Bar cephalopods, most marine molluscs move slowly, if at all. While this leaves them open to predation, tough calcium based shells provide excellent protection. The nudibranchs buck this trend. Over time, they have lost their protective armour, yet in spite of their apparent vulnerability they are rarely the victims of predators (1). The loss of shell in nudibranchs appears to be associated with the development of chemical defense mechanisms (2). In most cases these are derived from the diet of the nudibranch, however there are some species of synthesising their own chemical defenses (1). Aeolid nudibranchs procure stinging cells from their cnidarian prey (3) and ascoglossan and aplysiid nudibranchs obtain toxic secondary metabolites as they graze on algae (4). Others obtain their chemical defenses from their diets of sponges, bryozoans and tunicates. Hypserlodoris webbi selects sponges with high levels of secondary metabolites for predation, which it then sequesters in dorsal glands for pretection (2). Similarly Hexabranchus sanguineus obtains its defense chemicals from Halichondria spp. sponges but also passes these compounds to its egg ribbons, which are otherwise defenseless (5).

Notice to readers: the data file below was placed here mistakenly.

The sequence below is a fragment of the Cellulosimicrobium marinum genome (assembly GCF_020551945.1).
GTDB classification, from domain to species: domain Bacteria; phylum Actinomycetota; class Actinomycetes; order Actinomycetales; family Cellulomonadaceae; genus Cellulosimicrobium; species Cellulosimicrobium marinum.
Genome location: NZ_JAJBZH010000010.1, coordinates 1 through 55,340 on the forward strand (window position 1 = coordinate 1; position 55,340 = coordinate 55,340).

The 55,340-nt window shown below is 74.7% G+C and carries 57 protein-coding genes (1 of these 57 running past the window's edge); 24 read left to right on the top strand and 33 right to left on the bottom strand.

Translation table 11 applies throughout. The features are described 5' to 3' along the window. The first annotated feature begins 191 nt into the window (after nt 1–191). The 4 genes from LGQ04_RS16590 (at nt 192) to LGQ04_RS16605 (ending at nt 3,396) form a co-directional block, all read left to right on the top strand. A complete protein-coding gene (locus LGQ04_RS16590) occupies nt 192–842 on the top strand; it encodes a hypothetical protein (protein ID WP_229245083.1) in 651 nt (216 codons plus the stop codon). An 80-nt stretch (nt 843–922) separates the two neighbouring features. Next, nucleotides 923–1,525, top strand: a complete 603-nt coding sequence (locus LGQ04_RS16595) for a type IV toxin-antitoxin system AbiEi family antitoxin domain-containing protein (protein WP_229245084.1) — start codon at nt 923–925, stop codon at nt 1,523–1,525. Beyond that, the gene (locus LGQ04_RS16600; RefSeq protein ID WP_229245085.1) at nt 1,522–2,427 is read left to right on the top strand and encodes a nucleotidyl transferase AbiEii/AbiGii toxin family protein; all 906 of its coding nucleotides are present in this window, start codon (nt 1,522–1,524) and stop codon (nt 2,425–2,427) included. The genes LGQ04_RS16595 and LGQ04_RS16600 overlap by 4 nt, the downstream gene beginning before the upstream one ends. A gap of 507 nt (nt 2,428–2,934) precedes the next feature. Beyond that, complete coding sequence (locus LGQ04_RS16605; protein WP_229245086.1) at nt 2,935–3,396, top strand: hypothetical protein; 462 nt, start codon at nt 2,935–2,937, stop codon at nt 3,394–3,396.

- Fontana et al. 1994, Cellular and Molecular Life Sciences 50 pp. 510-516
- Pawlik et al. 1988, Journal of Experimental Marine Biology and Ecology 119 pp. 99-109
- Thompson 1976, Biology of Opisthobranch Molluscs p. 207
- Lewin 1970, Pacific Scientific 24 pp. 356-358
- Avila and Paul 1997, Marine Ecology Progress Series 150 pp. 171-180